# Transferring a CSV file to a database while merging some columns

Say I am given a csv file that I want to import into an sqlite3 database. The first two columns in the csv file contain unique, important information while the rest of the columns are really a list of things. So the csv file with the header row could look like:

cucumber.csv

'important1', 'important2', 'listItem_1', 'listItem_2', 'listItem_3'
'123', '9876', 'apple', 'orange', 'banana'
'456', '7890', 'cabbage', 'onion', 'carrot'


So, when I import into the database, I want to shove all but the first two columns into one column. The schema for the table in the database would then look like:

import csv
import sqlite3

def main():
data_filename = 'cucumber.csv'
db_filename = 'spam_mart.sqlite'
SQL_create_table = """DROP TABLE IF EXISTS cucumber;
CREATE TABLE cucumber (
important1  NUMBER PRIMARY KEY,
important2  NUMBER,
item_list   TEXT
);
"""
SQL = """insert into cucumber(important1, important2, item_list)
values (:important1, :important2, :item_list)
"""

with open(data_filename) as f, sqlite3.connect(db_filename) as conn:
conn.executescript(SQL_create_table)
cursor = conn.cursor()
row_count = 0
row_count += 1
row_dict = {}
important1, important2, *item_list = row  # unpack the row
row_dict['important1'] = important1
row_dict['important2'] = important2
row_dict['item_list'] = repr(item_list)  # convert list to string first
cursor.execute(SQL, row_dict)

if __name__ == '__main__':

main()


I would normally use a csv.DictReader() object to transfer a csv file to a database, but since I was creating a list from some of the columns first, I am going with a normal csv.reader() object.

I used the repr() so that I can easily access the list again using the eval() if need be. Script works as expected. However, the whole technique seems a little clumsy to me. All honest critiques welcomed.

• Why do you want to store a serialized blob in a database? – 200_success Mar 29 '15 at 7:02
• Thanks @200_success. Your Why question is very valid and one I am putting some serious thought to. The answer last night was "hey, those things are a list, let's keep them as a list", but not sure that's good enough for me this morning. Anyway, I will post my revised thoughts. In the meantime, could I toss the question back to you and ask Why not? As a beginner, I would really appreciate your thoughts. Thanks! – Christopher Pearson Mar 29 '15 at 16:10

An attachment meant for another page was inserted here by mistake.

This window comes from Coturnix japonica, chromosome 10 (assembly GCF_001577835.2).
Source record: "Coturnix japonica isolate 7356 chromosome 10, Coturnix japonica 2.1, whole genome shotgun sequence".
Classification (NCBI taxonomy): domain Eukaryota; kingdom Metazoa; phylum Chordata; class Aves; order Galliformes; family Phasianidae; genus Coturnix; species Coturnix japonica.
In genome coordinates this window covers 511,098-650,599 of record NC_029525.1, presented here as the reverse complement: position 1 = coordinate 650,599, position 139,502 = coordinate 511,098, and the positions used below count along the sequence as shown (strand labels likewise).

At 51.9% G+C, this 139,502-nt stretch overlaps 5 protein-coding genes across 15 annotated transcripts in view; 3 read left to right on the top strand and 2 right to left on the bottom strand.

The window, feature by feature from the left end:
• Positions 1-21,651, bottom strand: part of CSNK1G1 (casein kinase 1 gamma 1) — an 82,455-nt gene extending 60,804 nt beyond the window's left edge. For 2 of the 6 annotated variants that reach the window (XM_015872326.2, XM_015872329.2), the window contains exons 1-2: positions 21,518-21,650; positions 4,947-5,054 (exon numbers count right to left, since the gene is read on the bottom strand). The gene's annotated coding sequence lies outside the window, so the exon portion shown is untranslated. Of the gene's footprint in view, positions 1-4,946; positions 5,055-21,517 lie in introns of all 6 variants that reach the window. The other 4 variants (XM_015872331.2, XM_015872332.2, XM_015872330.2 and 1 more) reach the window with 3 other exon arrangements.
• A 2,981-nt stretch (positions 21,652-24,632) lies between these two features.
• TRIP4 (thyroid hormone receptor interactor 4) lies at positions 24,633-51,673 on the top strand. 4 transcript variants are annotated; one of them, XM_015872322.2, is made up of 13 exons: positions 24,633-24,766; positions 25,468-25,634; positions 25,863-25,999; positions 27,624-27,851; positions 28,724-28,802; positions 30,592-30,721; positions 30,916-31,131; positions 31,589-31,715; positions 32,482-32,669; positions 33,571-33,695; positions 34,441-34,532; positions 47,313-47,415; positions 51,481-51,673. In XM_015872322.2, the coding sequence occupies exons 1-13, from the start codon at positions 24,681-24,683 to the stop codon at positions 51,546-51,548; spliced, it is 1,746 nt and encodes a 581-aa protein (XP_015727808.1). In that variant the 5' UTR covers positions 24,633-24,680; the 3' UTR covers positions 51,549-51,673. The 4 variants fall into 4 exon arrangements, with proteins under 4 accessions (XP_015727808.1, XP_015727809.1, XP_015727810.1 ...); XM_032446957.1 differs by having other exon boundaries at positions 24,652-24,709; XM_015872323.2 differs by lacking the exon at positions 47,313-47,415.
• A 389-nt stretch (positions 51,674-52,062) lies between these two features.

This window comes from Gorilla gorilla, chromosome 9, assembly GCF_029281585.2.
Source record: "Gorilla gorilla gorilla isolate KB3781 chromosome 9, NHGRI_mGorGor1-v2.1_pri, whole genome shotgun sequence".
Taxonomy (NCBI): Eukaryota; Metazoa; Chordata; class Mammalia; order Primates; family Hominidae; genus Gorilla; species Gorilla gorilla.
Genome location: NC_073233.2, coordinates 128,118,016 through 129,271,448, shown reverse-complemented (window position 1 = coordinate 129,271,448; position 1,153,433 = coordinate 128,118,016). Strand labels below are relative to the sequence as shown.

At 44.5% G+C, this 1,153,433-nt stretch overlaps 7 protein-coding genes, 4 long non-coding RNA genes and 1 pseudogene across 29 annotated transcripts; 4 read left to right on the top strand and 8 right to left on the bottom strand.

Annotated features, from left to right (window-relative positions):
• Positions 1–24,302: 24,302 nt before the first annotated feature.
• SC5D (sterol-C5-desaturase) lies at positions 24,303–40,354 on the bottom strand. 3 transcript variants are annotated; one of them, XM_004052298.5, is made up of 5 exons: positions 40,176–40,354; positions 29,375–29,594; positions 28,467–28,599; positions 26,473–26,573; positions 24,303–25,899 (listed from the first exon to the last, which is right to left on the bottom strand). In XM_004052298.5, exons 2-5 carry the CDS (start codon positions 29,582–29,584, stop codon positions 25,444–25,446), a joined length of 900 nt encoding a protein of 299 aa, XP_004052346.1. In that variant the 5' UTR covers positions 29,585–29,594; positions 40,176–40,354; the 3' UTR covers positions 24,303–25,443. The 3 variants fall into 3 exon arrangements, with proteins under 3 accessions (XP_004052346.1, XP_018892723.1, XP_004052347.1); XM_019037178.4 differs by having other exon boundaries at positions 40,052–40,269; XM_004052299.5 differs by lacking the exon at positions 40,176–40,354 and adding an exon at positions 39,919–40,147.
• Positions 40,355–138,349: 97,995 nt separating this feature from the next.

csv.DictReader accepts 'restKey' 3rd parameter.

with open(data_filename) as f, sqlite3.connect(db_filename) as conn:
conn.executescript(SQL_create_table)
cursor = conn.cursor()
next(f, None)      # Skip the headers
row_count = 0
row_count += 1
row_dict['item_list'] = repr(row_dict['item_list'])  # convert list to string first
cursor.execute(SQL, row_dict)

• Using this approach, one would need to remove the next(f, None) statement, correct? – Christopher Pearson Mar 29 '15 at 20:34
• can you explain why? – Nizam Mohamed Mar 29 '15 at 20:58
• nevermind... just being a bonehead. I was going to say "because you skipped the headers", ignoring the fact that you defined them explicitly. Gonna play with this. – Christopher Pearson Mar 29 '15 at 21:05

You can use enumerate to do the counting:

for row_count, row in enumerate(reader_object, 1):


print('Loaded {} of {} records'.format(str(row_count),


does not need the calls to str. Just do

print('Loaded {} of {} records'.format(row_count, reader_object.line_num - 1))


or, even,

print('Loaded', row_count, 'of', reader_object.line_num - 1, 'records')


Personally the indentation of the strings is odd; I'd treat it more like a block of code and indent it singly. This is more my preference than anything.

According to PEP 8, the name SQL should be lowercase. Similarly with the name f, which should be longer. However, these are hardly big deals.